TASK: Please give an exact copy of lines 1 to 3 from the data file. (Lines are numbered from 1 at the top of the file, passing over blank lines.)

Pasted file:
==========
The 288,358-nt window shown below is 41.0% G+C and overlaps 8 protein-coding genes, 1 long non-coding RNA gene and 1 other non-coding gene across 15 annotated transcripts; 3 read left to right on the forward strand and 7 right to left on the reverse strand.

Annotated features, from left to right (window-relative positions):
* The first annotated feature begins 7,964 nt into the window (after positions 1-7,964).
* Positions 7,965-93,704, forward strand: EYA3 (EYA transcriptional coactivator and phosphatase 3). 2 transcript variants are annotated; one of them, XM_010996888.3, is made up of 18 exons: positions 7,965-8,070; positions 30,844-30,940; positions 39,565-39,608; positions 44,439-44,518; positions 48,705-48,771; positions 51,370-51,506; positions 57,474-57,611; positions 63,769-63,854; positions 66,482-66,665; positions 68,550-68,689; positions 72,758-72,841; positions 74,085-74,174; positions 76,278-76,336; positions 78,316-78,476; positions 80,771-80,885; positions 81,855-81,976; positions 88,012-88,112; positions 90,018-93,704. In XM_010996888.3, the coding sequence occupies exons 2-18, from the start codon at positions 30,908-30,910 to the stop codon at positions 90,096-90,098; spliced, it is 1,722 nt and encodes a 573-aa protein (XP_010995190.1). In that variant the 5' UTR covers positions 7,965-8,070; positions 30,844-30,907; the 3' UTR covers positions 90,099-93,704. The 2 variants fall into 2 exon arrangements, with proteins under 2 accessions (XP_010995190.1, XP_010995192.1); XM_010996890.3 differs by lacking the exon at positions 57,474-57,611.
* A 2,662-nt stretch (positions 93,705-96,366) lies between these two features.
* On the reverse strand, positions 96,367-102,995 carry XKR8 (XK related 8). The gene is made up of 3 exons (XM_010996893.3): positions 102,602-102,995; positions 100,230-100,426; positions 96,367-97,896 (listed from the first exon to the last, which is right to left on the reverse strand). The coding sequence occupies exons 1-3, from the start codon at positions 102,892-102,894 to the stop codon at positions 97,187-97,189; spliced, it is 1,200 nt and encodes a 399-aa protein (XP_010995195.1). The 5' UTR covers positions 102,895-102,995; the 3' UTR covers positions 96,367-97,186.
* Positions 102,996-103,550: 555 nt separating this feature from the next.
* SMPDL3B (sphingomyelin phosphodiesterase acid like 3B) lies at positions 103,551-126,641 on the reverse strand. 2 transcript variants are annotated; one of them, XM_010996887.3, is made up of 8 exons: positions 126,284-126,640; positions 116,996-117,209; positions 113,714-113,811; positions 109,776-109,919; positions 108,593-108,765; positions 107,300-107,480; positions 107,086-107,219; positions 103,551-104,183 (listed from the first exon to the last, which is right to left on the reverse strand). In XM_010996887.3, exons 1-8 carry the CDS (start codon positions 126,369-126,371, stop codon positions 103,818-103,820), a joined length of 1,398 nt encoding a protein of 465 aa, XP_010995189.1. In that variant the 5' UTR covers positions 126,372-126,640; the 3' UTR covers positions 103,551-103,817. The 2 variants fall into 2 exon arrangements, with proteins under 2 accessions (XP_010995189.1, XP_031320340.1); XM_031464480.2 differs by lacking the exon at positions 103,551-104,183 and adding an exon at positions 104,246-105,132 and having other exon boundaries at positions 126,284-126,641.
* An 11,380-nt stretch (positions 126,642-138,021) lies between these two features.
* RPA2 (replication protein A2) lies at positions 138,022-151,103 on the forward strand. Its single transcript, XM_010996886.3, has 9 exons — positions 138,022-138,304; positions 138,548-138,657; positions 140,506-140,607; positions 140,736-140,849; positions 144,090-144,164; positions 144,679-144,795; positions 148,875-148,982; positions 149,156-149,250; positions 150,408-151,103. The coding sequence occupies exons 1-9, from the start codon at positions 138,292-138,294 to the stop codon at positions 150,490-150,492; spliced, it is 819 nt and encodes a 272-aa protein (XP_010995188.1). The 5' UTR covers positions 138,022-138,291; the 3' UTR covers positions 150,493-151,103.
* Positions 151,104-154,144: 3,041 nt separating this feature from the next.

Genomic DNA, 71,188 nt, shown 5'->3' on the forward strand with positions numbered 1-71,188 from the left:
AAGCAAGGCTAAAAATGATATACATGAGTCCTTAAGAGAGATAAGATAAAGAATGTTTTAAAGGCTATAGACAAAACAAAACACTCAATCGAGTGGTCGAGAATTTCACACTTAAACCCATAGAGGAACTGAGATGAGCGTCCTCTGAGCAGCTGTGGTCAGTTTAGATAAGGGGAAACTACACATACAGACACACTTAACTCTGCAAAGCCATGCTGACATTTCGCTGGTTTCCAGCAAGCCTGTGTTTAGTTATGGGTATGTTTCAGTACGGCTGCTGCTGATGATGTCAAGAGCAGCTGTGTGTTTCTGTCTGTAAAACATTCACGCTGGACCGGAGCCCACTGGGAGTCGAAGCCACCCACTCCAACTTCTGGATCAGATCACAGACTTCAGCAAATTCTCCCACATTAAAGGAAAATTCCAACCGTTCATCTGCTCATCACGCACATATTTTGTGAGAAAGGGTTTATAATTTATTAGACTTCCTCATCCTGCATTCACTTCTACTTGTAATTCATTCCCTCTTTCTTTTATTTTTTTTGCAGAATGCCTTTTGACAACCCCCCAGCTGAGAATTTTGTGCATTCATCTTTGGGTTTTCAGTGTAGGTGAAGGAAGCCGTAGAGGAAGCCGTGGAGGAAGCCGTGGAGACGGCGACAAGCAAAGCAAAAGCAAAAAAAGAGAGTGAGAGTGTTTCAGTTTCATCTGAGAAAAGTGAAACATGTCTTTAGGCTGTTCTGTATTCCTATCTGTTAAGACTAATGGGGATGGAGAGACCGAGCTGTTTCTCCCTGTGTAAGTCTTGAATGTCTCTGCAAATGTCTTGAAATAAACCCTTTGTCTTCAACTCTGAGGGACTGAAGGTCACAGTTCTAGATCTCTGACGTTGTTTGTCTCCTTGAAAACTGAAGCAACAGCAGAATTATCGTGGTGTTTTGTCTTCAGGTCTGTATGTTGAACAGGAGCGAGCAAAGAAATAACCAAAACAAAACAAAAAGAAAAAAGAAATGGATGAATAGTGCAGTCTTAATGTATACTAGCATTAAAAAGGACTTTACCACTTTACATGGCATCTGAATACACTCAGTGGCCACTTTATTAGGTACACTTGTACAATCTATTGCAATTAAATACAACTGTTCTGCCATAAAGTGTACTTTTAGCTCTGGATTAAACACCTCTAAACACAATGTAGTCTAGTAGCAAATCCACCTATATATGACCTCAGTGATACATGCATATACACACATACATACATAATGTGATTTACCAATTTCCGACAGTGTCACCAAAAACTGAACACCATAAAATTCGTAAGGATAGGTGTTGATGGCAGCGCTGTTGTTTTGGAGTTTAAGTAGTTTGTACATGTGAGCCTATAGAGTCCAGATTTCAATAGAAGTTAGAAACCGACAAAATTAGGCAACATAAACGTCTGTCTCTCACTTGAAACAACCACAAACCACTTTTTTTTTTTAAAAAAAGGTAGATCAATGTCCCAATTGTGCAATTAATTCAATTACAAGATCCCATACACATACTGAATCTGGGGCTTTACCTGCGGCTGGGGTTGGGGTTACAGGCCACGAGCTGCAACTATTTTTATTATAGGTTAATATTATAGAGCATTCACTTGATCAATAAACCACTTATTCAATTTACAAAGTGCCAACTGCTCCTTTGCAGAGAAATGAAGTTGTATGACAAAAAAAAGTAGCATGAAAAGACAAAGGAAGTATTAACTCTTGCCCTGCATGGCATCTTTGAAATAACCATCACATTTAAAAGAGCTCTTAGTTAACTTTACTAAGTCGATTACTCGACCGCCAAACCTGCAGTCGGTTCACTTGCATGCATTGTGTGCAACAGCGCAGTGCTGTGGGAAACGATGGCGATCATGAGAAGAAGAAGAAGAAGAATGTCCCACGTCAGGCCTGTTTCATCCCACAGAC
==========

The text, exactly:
The 288,358-nt window shown below is 41.0% G+C and overlaps 8 protein-coding genes, 1 long non-coding RNA gene and 1 other non-coding gene across 15 annotated transcripts; 3 read left to right on the forward strand and 7 right to left on the reverse strand.

Annotated features, from left to right (window-relative positions):
* The first annotated feature begins 7,964 nt into the window (after positions 1-7,964).